The newly visible engagement of Arab diasporas, migrants and exiles in the pro- and anti-regime movement in 2011 and in political transitions, raises a number of new questions in the field of migration in/from the Arab world: how did the 2011 rupture and the new range of possibilities it opened present the conditions under which “long-distance nationalism” can be created and shaped, beyond the limited circles of political exiles? How did the uprisings, their repression as well as the authoritarian regaining of control confer a new relevance and salience to opposition groups abroad? How do the regimes manage the relations with these transnational actors?
Recent events have shown how diasporic actors can connect spaces, how they test and open new fields for political struggle, mobilization and public expression, which authoritarian regimes usually shut down. They offer a rare opportunity for researchers to examine in the Middle East phenomena that have been observed elsewhere, such as the multiple identities of migrants and binationals and strategies to mobilise transnational resources, whether by state or non-state actors, while moving away from the authoritarian-spread idea that migrants can belong to only one national political space, an idea that has already been losing considerable ground.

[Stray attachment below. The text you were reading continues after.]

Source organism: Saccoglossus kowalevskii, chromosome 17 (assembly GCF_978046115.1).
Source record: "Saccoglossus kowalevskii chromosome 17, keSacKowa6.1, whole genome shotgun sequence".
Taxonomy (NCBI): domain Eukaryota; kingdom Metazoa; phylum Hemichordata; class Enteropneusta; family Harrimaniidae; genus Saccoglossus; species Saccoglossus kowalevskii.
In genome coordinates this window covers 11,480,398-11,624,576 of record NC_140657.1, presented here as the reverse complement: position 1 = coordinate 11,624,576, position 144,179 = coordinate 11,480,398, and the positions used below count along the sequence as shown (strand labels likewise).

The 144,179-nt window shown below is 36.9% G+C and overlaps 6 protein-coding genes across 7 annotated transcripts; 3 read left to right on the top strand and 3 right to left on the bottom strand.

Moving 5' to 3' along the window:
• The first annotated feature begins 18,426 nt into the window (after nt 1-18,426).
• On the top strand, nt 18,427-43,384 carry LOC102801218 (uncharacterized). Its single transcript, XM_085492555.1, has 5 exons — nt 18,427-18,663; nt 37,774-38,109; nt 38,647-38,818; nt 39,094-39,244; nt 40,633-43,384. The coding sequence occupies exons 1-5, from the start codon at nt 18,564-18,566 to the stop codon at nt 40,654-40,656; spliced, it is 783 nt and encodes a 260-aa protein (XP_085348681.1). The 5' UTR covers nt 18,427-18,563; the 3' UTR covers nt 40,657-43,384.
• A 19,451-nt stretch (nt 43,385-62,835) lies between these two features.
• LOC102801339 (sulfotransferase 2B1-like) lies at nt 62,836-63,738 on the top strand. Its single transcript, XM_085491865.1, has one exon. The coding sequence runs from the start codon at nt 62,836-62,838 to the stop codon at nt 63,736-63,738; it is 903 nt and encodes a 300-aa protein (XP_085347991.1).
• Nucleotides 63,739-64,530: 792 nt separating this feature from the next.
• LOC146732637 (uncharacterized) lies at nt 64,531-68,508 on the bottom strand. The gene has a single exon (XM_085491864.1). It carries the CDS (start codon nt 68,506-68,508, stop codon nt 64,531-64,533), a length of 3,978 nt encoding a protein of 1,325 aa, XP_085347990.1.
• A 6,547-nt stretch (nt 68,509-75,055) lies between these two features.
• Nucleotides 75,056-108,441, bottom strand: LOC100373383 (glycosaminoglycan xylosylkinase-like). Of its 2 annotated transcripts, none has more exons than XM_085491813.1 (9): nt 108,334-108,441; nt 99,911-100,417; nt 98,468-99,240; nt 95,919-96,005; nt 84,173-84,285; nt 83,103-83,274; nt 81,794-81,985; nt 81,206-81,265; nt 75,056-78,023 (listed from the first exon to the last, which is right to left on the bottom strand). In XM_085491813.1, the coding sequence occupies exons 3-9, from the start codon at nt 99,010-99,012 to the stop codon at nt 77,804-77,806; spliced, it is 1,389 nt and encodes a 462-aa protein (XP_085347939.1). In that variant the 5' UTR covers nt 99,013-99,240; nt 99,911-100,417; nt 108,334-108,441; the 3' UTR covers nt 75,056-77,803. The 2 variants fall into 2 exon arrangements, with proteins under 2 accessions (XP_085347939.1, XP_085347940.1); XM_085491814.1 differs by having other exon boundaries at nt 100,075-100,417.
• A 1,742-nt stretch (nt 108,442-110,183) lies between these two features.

This international conference aims to inquire into the ways in which diasporas, migrants and exiles have participated in the political changes at work in the Arab world. Participants are invited to move away from the dichotomy between domestic and international spaces for engagement.
This topic is part and parcel of the scientific forum created by the WAFAW program that seeks to analyze the recomposition of Arab political scenes in the light of the changes brought about by the fall of some authoritarian regimes and the legitimacy crisis of the remaining ones.
Five themes were selected to guide those willing to participate in the conference:
– Theme n°1 – Activist legacies and political activities in diaspora (societies, parties and organisations): in the aftermath of the 2011 Tunisian and Egyptian revolutions and the subsequent protest movements in the Arab world -whatever their end results, numerous associations and societies, whether political or not, were set up by binationals, migrants and new and former exiles, who now seek their recognition in the host and in the home countries. However, these new organisations do not come out of the blue: they build on the legacy of existing ones, which pioneered the struggle abroad. This theme will then identify what is new and was at stake in transnational mobilisations.
– Theme n°2 – The returnees, role and involvement of migrants and exiles in political transitions: the recomposition of political scenes has made possible the temporary or definitive return of migrants and former exiles to their home country. The returnees sometimes play a central role in the political transition as they are given responsibilities in political parties, in the new-elected assemblies or portfolios in the governments, for instance in Egypt and Tunisia. The focus here will therefore be on the trajectories through which these new actors fit back into the new national politics as well on the assertion/contestation of legitimacy drawn from the exiles’ experience of “ostracisation” abroad for the exiles.